“Is—is—this gentleman who is to assist me—a—a mature professional man—or a—graduate?” hesitated Mrs. Martin, with a faint smile.
“Don’t really know—I reckon Sam—Mr. Barstow—fixed that all right. Must really go now;” and, still holding his hat in his hand as a polite compromise for his undignified haste, he fairly ran off.
Arrived at the stage office, he found the two other trustees awaiting him, and the still more tardy stage-coach. One, a large, smooth-faced, portly man, was the Presbyterian minister; the other, of thinner and more serious aspect, was a large mill-owner.
“I presume,” said the Rev. Mr. Peaseley, slowly, “that as our good brother Barstow, in the urgency of the occasion, has, to some extent, anticipated our functions in engaging this assistant, he is—a—a—satisfied with his capacity?”
“Sam knows what he’s about,” said the mill-owner cheerfully, “and as he’s regularly buckled down to the work here, and will go his bottom dollar on it, you can safely leave things to him.”
“He certainly has exhibited great zeal,” said the reverend gentleman patronizingly.
“Zeal,” echoed Sperry enthusiastically, “zeal? Why, he runs Pine Clearing as he runs his bank and his express company in Sacramento, and he’s as well posted as if he were here all the time. Why, look here;” he nudged the mill-owner secretly, and, as the minister’s back was momentarily turned, pulled out the letter he had avoided reading to Mrs. Martin, and pointed to a paragraph. “I’ll be d——d,” said the writer, “but I’ll have peace and quietness at Pine Clearing, if I have to wipe out or make over the whole Pike County gang. Draw on me for a piano if you think Mrs. Martin can work it. But don’t say anything to Peaseley first, or he’ll want it changed for a harmonium, and that lets us in for psalm-singing till you can’t rest. Mind! I don’t object to Church influence—it’s a good hold!—but you must run it with other things equal, and not let it run you. I’ve got the schoolhouse insured for thirty thousand dollars—special rates too.”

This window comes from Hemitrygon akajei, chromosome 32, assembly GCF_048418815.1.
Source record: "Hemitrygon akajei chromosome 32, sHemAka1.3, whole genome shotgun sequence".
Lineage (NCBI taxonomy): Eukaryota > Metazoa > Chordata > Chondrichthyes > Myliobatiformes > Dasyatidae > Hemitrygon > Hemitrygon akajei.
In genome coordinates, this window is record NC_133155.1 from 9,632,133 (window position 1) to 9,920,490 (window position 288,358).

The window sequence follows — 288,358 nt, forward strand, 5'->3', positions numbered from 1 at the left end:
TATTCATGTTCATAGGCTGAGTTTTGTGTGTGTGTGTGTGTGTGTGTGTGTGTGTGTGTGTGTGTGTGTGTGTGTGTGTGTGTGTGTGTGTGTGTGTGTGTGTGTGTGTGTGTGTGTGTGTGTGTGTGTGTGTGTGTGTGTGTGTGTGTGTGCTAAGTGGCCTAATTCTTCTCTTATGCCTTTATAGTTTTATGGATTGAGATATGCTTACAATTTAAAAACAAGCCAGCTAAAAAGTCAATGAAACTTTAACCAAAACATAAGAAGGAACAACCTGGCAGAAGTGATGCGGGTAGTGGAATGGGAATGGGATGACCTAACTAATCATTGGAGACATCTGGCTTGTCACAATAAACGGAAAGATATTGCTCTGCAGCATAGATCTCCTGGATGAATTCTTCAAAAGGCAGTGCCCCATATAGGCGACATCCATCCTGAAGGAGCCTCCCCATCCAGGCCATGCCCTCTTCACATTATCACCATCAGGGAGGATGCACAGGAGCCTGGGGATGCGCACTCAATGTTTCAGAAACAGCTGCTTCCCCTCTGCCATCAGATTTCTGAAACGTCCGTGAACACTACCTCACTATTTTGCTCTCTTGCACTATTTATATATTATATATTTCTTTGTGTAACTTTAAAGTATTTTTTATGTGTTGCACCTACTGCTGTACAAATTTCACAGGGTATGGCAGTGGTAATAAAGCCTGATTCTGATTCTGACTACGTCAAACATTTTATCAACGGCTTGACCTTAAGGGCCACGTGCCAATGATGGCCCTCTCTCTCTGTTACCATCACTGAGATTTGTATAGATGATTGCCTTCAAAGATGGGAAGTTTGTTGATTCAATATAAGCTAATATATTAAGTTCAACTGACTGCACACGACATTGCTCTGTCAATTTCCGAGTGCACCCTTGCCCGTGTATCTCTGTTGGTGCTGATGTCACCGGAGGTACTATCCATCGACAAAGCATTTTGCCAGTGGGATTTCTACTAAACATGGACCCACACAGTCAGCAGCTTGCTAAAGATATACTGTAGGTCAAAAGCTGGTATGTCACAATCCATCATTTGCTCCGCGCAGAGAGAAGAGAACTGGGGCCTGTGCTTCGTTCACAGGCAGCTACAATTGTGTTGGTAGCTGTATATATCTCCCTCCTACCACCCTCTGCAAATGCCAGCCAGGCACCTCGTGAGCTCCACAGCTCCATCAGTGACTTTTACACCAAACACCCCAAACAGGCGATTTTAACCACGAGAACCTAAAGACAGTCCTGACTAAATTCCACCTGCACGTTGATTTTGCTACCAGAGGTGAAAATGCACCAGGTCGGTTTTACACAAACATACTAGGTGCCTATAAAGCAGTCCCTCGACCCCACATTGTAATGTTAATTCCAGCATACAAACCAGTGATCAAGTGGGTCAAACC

The mill-owner smiled. “Sam’s head is level! But,” he added, “he don’t say much about the new assistant he’s sending.”
“Only here,” he says, “I reckon the man I send will do all round; for Pike County has its claims as well as Boston.”
“What does that mean?” asked the mill-owner.
“I reckon he means he don’t want Pine Clearing to get too high-toned any more than he wants it too low down. He’s mighty square in his averages—is Sam.”